Bitcoin rose back above $50,000 on Monday for the first time in three months after supportive news from payments giant PayPal and cryptocurrency platform Coinbase.

The world's most popular virtual unit jumped to $50,440 during Asian trade, before easing to $50,350 in early morning London deals.

"Bitcoin continues its recent recovery, moving above the $50,000 mark it last attained in May though still some way short of its $65,000 record as PayPal announces plans to launch its cryptocurrency trading platform in the UK," said AJ Bell analyst Danni Hewson.

PayPal has announced that it will this week begin to allow users in Britain to buy, hold and sell cryptocurrency through the online payment platform for the first time.

The expansion into the hot digital money trend follows similar moves by the payments giant in the United States earlier this year.

The US firm said its new service would allow UK-based customers to choose from four types of cryptocurrency: bitcoin, ethereum, litecoin and bitcoin cash.

They will be available both via the PayPal app and its website, with the expansion set to start this week and be available to all eligible customers within the next few weeks.

In April, PayPal-owned mobile payments service Venmo began letting users in the US buy, hold or sell cryptocurrency using its app.

Bitcoin has been on a rollercoaster this year. After hitting $65,000 in April it tumbled below $29,000 in June, and is now back above $50,000
Bitcoin has been on a rollercoaster this year. After hitting $65,000 in April it tumbled below $29,000 in June, and is now back above $50,000 AFP / Ozan KOSE

PayPal itself followed in March allowing people there to use cryptocurrency to make purchases from millions of merchants that use the financial platform for online transactions.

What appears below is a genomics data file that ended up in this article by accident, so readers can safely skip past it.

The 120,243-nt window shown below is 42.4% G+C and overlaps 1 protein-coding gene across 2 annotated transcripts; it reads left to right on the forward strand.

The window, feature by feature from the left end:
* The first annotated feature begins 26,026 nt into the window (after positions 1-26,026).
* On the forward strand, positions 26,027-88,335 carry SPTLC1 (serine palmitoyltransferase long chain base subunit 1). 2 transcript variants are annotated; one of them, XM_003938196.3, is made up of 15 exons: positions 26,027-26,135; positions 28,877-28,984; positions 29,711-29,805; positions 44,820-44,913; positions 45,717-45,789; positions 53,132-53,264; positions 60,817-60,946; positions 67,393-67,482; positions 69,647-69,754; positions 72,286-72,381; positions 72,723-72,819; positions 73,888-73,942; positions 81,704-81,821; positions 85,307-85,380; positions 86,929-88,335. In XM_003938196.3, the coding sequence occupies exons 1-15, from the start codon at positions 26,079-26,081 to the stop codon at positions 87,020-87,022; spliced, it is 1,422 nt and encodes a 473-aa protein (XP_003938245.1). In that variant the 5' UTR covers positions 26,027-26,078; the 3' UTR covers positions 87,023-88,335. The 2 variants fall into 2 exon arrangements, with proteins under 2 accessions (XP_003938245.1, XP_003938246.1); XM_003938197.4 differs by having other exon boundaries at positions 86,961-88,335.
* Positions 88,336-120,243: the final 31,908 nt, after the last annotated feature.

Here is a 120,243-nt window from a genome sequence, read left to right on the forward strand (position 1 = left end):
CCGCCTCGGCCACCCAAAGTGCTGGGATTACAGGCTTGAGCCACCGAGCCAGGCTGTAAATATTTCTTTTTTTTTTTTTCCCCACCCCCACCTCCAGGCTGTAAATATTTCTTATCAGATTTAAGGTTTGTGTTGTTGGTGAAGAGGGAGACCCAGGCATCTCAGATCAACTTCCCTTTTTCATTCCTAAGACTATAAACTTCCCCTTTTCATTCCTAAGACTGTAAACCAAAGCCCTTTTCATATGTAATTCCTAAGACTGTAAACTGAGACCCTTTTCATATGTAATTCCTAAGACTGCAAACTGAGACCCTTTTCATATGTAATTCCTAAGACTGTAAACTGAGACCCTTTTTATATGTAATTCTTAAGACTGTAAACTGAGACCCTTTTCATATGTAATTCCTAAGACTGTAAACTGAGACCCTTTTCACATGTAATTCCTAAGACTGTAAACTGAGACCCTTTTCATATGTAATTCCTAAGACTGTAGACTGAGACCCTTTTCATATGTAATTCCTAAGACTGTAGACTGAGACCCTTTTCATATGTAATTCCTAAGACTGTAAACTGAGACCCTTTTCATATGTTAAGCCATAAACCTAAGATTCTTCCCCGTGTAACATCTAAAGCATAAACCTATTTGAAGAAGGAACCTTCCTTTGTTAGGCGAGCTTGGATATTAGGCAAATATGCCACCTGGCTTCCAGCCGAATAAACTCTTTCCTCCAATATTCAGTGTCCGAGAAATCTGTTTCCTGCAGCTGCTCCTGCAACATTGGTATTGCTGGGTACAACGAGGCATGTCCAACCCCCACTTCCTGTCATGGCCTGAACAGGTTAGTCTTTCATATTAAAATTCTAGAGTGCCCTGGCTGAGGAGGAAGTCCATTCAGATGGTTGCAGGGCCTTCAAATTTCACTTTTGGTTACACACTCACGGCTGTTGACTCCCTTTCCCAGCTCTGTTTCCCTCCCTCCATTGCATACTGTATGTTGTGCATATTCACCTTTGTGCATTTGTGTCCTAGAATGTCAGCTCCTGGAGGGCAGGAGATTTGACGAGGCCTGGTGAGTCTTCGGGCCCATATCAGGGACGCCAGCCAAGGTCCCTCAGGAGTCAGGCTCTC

Bitcoin won another shot in the arm on Monday from last week's news that Coinbase was ploughing cash into the unit.

"The news last week that Coinbase will buy $500 million (427 million euros) in cryptos to put on its balance sheet and put 10 percent of quarterly profits into a crypto portfolio has lent support to sentiment," noted analyst Neil Wilson.

Bitcoin enjoyed a blistering run earlier this year but in mid-May it began tumbling on a range of issues, including China's crackdown on cryptocurrencies and Tesla boss Elon Musk's decision to stop accepting it on concerns about the environmental impact of mining.

The electric carmaker has since indicated its support for bitcoin, while several other high-profile investors including Twitter founder Jack Dorsey have flagged their interest.

It has now risen more than 70 percent from the six-month lows below $29,000 touched in June, while speculation is swirling that it could begin its push towards $100,000.

However, Bitcoin is still a long way off its record just below $65,000 that it achieved in April.